David Bourget (Western Ontario)
David Chalmers (ANU, NYU)
Rafael De Clercq
Jack Alan Reynolds
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Journal of Medicine and Philosophy 30 (4):353 – 378 (2005)
In its October 2001 issue, this journal published a series of articles questioning the Whole-Brain-based definition of death. Much of the concern focused on whether somatic integration - a commonly understood basis for the whole-brain death view - can survive the brain's death. The present article accepts that there are insurmountable problems with whole-brain death views, but challenges the assumption that loss of somatic integration is the proper basis for pronouncing death. It examines three major themes. First, it accepts the claim of the "disaggregators" that some behaviors traditionally associated with death can be unbundled, but argues that other behaviors (including organ procurement) must continue to be associated. Second, it rejects the claims of the "somaticists," that the integration of the body is critical, arguing instead for equating death with the irreversible loss of "embodied consciousness," that is, the loss of integration of bodily and mental function. Third, it defends higher-brain views against the charge that they are necessarily "mentalist," that is, that they equate death with losing some mental function such as consciousness or personhood. It argues, instead, for the integration of bodily and mental function as the critical feature of human life and that its irreversible loss constitutes death.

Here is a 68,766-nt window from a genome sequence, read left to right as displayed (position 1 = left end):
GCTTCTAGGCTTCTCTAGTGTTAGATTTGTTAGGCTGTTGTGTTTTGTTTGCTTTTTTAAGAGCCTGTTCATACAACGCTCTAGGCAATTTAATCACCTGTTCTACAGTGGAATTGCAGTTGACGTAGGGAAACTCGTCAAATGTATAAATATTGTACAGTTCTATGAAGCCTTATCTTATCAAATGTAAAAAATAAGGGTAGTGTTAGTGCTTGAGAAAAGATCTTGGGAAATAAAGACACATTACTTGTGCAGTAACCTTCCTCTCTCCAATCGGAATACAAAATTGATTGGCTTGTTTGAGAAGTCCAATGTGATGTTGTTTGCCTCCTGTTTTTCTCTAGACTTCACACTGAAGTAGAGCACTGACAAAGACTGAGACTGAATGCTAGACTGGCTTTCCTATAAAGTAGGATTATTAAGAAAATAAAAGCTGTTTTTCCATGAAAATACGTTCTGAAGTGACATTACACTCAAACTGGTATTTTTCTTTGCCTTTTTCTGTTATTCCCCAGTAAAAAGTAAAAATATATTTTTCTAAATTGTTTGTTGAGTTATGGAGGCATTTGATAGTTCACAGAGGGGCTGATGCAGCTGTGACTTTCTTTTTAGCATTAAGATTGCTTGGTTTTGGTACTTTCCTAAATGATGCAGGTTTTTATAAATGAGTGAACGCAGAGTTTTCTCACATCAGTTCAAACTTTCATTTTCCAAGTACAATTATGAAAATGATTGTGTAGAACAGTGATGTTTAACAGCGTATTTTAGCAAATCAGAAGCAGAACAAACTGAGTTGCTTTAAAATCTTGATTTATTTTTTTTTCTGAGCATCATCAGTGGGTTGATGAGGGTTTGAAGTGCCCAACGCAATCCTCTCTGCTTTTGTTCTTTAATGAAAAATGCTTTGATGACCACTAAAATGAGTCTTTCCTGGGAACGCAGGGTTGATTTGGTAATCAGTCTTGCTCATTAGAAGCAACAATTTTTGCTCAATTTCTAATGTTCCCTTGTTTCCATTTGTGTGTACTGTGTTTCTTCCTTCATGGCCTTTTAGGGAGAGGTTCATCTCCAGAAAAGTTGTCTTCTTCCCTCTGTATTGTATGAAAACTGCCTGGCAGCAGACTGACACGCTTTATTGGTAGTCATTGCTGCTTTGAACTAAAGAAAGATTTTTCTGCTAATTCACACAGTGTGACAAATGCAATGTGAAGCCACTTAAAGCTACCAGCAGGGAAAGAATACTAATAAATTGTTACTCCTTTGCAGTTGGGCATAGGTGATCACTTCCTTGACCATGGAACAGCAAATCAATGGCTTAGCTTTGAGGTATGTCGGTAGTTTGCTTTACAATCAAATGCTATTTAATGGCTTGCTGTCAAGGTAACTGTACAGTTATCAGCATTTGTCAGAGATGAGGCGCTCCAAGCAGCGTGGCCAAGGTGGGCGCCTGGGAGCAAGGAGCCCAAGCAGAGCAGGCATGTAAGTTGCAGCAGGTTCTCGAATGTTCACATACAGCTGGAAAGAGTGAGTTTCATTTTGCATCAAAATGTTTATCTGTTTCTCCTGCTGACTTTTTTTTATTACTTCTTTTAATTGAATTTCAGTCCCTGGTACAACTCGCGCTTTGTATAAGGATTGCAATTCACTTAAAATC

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Citations of this work BETA
Kristin Zeiler (2009). Deadly Pluralism? Why Death-Concept, Death-Definition, Death-Criterion and Death-Test Pluralism Should Be Allowed, Even Though It Creates Some Problems. Bioethics 23 (8):450-459.
A. Demertzi, E. Racine, M.-A. Bruno, D. Ledoux, O. Gosseries, A. Vanhaudenhuyse, M. Thonnard, A. Soddu, G. Moonen & S. Laureys (2013). Pain Perception in Disorders of Consciousness: Neuroscience, Clinical Care, and Ethics in Dialogue. [REVIEW] Neuroethics 6 (1):37-50.
David Rodríguez-Arias, Maxwell J. Smith & Neil M. Lazar (2011). Donation After Circulatory Death: Burying the Dead Donor Rule. American Journal of Bioethics 11 (8):36-43.
Samuel H. LiPuma & Joseph P. DeMarco (2013). Reviving Brain Death: A Functionalist View. [REVIEW] Journal of Bioethical Inquiry 10 (3):383-392.
G. Khushf (2010). A Matter of Respect: A Defense of the Dead Donor Rule and of a "Whole-Brain" Criterion for Determination of Death. Journal of Medicine and Philosophy 35 (3):330-364.
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